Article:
Planned Closure of Army Hospital Dealt Setback
The House Appropriations Committee on Thursday unanimously approved a measure that would prevent federal funds from being used to close Walter Reed Army Medical Center, the Washington Post reports. The provision was attached to the $124 billion Iraq and Afghanistan supplemental spending bill that goes to the House floor next week.
In 2005, the Department of Defense's Base Realignment and Closure Commission selected Walter Reed to be closed in 2011. The facility was set to be consolidated with the National Naval Medical Center in Bethesda, Md.
BRAC was established to prevent political factors from influencing decisions about base closures. Overturning a BRAC ruling would be "unprecedented," but (recently publicized issues at the facility "have sparked calls in Congress and elsewhere to reverse the decision," according to the Post.
The measure passed on Thursday states that "none of the funds in this or any other Act may be used to close Walter Reed Army Medical Center."
Rep. Jim Moran (D-Va.), a member of the committee, said, "This is a done deal. Walter Reed will stay open."
If the provision is eliminated from the spending bill, it "will almost certainly be revisited" in later legislation, according to the Post (Vogel, Washington Post, 3/16).
In related news, lawmakers are investigating whether resources are being shifted from care for returning troops to maintain a ward at Walter Reed designed for high-level government officials, USA Today reports.
Ward 72 is intended for the president, vice president, federal judges, members of Congress and the Cabinet, high-ranking military officials, foreign dignitaries and their spouses, and recipients of the Medal of Honor. The ward includes features such as heightened security, flat-panel televisions, antique furniture and fine china in the dining room.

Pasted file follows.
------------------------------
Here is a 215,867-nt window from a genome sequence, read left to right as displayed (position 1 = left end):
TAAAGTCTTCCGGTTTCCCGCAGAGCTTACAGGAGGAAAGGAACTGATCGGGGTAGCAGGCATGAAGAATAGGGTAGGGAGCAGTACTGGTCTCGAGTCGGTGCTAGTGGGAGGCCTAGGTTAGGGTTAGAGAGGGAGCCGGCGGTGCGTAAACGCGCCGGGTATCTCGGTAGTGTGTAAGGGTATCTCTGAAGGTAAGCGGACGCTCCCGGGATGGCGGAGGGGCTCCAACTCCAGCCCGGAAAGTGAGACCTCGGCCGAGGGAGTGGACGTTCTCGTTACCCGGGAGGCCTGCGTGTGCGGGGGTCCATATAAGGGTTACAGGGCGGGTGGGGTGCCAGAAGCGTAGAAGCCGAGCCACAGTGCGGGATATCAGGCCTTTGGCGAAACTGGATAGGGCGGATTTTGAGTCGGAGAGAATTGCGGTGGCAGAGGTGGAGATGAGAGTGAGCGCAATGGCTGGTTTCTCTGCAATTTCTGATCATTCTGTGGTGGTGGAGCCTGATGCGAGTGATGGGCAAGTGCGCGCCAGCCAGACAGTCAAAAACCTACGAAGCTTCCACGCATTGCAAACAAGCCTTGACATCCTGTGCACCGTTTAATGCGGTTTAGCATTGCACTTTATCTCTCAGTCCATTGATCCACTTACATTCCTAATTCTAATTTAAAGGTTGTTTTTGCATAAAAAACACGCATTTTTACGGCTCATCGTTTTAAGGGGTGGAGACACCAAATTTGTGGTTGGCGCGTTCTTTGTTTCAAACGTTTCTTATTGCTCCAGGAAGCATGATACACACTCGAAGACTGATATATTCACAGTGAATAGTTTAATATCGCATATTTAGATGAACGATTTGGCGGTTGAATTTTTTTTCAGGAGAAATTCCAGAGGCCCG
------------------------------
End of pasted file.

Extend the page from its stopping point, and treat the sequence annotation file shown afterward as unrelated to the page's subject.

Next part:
House members are investigating "if the allocations of resources is in any way adversely impacting the treatment of the troops," Rep. John Tierney (D-Mass.) said.
Army spokesperson Cynthia Vaughan said running the ward costs $950,000 a year, or less than two-tenths of 1% of Walter Reed's budget, although she acknowledged that salaries for the medical personnel that run the ward come out of the general budget.
Retired Lt. Gen. Ronald Blanck, who recently stayed in the ward, said, "It's certainly nicer surroundings. But the care is exactly the same ... that is given to every other patient at Walter Reed" (Zoroya, USA Today, 3/16).
In related news, NPR's "Morning Edition" on Friday included a report that examined how some veteran groups and Republican lawmakers maintain the Bush administration has "systematically underfunded" the VA health care system. The segment includes comments from Rep. Chris Smith (R-N.J.); Sean Kevelighan, a spokesperson for the White House Office of Management and Budget; Rep. Bob Filner (D-Calif.); and Rick Weidman of Vietnam Veterans of America (Ydstie, "Morning Edition," NPR, 3/16). Audio of the segment is available online.
In addition, PBS' "Charlie Rose" on Wednesday included an interview with Rep. John Tierney (D-Mass.) about health care for veterans (Rose, "Charlie Rose," PBS, 3/15). Video of the complete program is available online.